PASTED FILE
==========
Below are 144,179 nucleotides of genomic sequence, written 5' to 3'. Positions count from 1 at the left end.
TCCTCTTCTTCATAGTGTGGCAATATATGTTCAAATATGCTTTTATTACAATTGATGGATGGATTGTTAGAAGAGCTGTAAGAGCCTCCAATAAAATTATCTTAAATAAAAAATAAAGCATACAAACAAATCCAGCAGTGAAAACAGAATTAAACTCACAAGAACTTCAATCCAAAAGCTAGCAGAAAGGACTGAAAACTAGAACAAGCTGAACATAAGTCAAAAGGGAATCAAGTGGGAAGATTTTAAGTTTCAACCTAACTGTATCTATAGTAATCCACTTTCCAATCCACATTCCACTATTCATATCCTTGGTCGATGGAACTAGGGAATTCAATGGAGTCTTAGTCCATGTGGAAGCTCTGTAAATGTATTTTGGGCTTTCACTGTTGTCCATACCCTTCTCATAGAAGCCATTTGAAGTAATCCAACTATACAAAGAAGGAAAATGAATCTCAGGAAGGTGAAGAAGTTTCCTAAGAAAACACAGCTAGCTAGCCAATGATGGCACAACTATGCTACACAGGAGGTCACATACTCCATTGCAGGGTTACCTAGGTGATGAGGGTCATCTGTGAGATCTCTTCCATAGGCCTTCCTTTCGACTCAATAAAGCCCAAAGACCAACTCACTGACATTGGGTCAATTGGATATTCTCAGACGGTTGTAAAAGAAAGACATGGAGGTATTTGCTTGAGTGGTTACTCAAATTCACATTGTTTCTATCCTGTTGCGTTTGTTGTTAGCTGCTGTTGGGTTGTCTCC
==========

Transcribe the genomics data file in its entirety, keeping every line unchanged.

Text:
Below are 144,179 nucleotides of genomic sequence, written 5' to 3'. Positions count from 1 at the left end.
TCCTCTTCTTCATAGTGTGGCAATATATGTTCAAATATGCTTTTATTACAATTGATGGATGGATTGTTAGAAGAGCTGTAAGAGCCTCCAATAAAATTATCTTAAATAAAAAATAAAGCATACAAACAAATCCAGCAGTGAAAACAGAATTAAACTCACAAGAACTTCAATCCAAAAGCTAGCAGAAAGGACTGAAAACTAGAACAAGCTGAACATAAGTCAAAAGGGAATCAAGTGGGAAGATTTTAAGTTTCAACCTAACTGTATCTATAGTAATCCACTTTCCAATCCACATTCCACTATTCATATCCTTGGTCGATGGAACTAGGGAATTCAATGGAGTCTTAGTCCATGTGGAAGCTCTGTAAATGTATTTTGGGCTTTCACTGTTGTCCATACCCTTCTCATAGAAGCCATTTGAAGTAATCCAACTATACAAAGAAGGAAAATGAATCTCAGGAAGGTGAAGAAGTTTCCTAAGAAAACACAGCTAGCTAGCCAATGATGGCACAACTATGCTACACAGGAGGTCACATACTCCATTGCAGGGTTACCTAGGTGATGAGGGTCATCTGTGAGATCTCTTCCATAGGCCTTCCTTTCGACTCAATAAAGCCCAAAGACCAACTCACTGACATTGGGTCAATTGGATATTCTCAGACGGTTGTAAAAGAAAGACATGGAGGTATTTGCTTGAGTGGTTACTCAAATTCACATTGTTTCTATCCTGTTGCGTTTGTTGTTAGCTGCTGTTGGGTTGTCTCC